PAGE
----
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  • No Thanks! The 70s Punk Rebellion
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No Thanks! The 70s Punk Rebellion Box set


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Audio CD, Box set, October 28, 2003
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Product Details

  • Audio CD (October 28, 2003)
  • Original Release Date: 2003
  • Number of Discs: 4
  • Format: Box set
  • Note on Boxed Sets: During shipping, discs in boxed sets occasionally become dislodged without damage. Please examine and play these discs. If you are not completely satisfied, we'll refund or replace your purchase.
  • Label: Rhino
  • ASIN: B0000DD539
  • Average Customer Review: 4.4 out of 5 stars  See all reviews (61 customer reviews)
  • Amazon Best Sellers Rank: #141,549 in Music (See Top 100 in Music)

Disc: 1
1. Blitzkrieg Bop - Ramones
2. White Riot - The Clash
3. Heart Of The City - Nick Lowe
4. Boredom - Buzzcocks featuring Howard Devoto
5. (I'm) Stranded - The Saints
See all 24 tracks on this disc
Disc: 2
1. Lust For Life - Iggy Pop
2. Gary Gilmore's Eyes - The Adverts
3. Satday Night In The City Of The Dead - Ultravox!
4. What Do I Get? - Buzzcocks
5. X Offender - Blondie
See all 25 tracks on this disc
Disc: 3
1. Ready Steady Go - Generation X
2. Teenage Kicks - The Undertones
3. Sex & Drugs & Rock & Roll - Ian Dury
4. Ever Fallen In Love (With Someone You Shouldn't've?) - Buzzcocks
5. Rocket U.S.A. - Suicide
See all 27 tracks on this disc
Disc: 4
1. Hong Kong Garden - Siouxsie & The Banshees
2. Hanging On The Telephone - Blondie
3. Top Of The Pops - The Rezillos
4. Adult Books - X
5. The Sound Of The Suburbs - The Members
See all 24 tracks on this disc

Editorial Reviews

Over 100 tracks that smashed through the bloated excesses of arena rock and disco in the late '70s, cross-licensed from everywhere. Blitzkrieg Bop Ramones; White Riot Clash; Personality Crisis New York Dolls; Neat Neat Neat Damned; See No Evil Television; Free Money Patti Smith; Sonic Reducer Dead Boys; In the City Jam; Pablo Picasso Modern Lovers; Boredom Buzzcocks; Mongoloid Devo; Wasted Black Flag by far the most complete punk collection ever assembled. A 116-page book contains essays, track-by-track commentary and personal recollections!

Customer Reviews

Most importantly, there are the songs themselves.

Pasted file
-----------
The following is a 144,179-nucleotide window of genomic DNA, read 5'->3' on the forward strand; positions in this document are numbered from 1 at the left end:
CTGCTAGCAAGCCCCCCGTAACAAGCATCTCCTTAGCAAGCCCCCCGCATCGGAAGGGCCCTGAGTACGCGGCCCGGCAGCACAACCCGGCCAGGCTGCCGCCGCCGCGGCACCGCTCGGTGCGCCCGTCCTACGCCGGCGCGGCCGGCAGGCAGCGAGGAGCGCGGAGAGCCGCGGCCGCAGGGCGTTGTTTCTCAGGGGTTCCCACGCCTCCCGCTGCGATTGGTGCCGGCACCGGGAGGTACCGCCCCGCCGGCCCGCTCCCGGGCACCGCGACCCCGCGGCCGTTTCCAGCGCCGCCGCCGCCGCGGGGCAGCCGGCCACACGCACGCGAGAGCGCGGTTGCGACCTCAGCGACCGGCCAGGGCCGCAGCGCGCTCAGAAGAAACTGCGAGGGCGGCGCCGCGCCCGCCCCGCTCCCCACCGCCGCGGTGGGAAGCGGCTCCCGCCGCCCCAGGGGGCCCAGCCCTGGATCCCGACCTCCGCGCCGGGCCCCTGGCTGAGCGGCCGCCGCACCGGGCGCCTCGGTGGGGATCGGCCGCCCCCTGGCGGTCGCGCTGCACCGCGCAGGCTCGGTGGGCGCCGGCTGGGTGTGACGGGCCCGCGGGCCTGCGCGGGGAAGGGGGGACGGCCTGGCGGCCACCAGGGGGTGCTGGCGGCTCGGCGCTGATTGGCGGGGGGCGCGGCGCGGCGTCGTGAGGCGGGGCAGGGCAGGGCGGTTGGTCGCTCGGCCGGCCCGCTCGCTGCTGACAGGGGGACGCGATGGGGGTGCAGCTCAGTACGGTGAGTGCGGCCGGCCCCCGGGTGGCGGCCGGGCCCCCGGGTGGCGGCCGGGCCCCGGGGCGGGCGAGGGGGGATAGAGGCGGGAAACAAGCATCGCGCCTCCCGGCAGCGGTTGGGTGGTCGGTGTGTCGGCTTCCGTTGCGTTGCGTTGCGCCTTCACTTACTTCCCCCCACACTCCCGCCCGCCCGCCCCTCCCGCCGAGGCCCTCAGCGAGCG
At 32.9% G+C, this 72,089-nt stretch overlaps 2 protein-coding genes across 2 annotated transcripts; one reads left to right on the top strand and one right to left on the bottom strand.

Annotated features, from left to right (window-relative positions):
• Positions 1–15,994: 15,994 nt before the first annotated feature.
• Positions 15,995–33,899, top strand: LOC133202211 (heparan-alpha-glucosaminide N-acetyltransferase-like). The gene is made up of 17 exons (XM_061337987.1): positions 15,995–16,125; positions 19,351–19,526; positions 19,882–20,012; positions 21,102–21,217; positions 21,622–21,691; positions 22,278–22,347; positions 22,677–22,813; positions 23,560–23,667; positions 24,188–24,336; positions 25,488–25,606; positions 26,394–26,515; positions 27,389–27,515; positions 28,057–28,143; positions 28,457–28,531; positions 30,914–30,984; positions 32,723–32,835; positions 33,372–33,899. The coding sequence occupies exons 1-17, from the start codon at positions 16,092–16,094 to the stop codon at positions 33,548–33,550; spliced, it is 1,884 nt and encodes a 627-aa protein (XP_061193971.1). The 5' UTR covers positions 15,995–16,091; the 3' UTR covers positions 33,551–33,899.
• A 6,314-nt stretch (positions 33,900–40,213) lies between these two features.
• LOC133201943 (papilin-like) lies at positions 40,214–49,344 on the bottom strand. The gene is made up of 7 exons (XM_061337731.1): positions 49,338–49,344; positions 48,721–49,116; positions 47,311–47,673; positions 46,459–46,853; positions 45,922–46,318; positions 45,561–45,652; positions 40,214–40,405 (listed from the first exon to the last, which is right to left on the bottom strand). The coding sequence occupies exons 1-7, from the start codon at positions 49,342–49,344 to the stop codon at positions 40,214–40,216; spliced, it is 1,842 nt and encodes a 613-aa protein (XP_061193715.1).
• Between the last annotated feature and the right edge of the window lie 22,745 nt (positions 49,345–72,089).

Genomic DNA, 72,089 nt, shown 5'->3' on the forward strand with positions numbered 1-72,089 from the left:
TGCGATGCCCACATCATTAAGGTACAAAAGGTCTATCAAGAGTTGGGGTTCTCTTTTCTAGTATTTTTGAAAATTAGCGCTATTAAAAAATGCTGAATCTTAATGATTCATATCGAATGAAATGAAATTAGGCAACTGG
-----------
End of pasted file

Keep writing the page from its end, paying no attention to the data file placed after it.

R. Woollen
Boy, listening to this collection, and reading this book really makes me wonder what has happend to music.
Daniel Cronin
Having all of these collected in one set is great!
Stormbringer

Most Helpful Customer Reviews

81 of 91 people found the following review helpful By T. M. House on November 12, 2003
Format: Audio CD Verified Purchase
The point of box set compilations, like this one, is to provide the listener with an overview of a particular era or type of music. It's impossible to include everything everyone, especially completists would want or even expect. The questions to answer then are "Does this set provide you with a insightful look into 70's punk?" and "When I'm finished listening, have I learned something useful?" The answer is yes, resoundingly. If you were around in the 70's, you will hear and remember some old stuff that you have probably forgotten, and if you weren't around then, you can see how punk morphed into new wave and then devolved into the pop music that often passes as "punk" today. (Devo was right!)
If you like to show off your knowledge of obscure punk bands, or if you think hair gel and a trip to Hot Topic to get a Blink 182 shirt makes you a punker, then this box set isn't for you. It's for people who are interested in, not obsessed with the music and who at least know the difference between punk and "punk." Enough said.
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24 of 25 people found the following review helpful By R. Woollen on March 4, 2005
Format: Audio CD
It should be obvious to those looking here that punk is not about the style or being bratty just to get on your parent's nerves. That would be "punk rock," aka Good Charlotte/Yellowcard/any other generic pop-punk today. Punk was a position, a radical position at the time. New wave, while there were redeeming moments, corrupted this ideal and made it safe. Early grunge and underground music made it wild again, until the former became mainstream and redundant, leaving the latter to gradually rise up in opposition. But this was where it started. And thank God.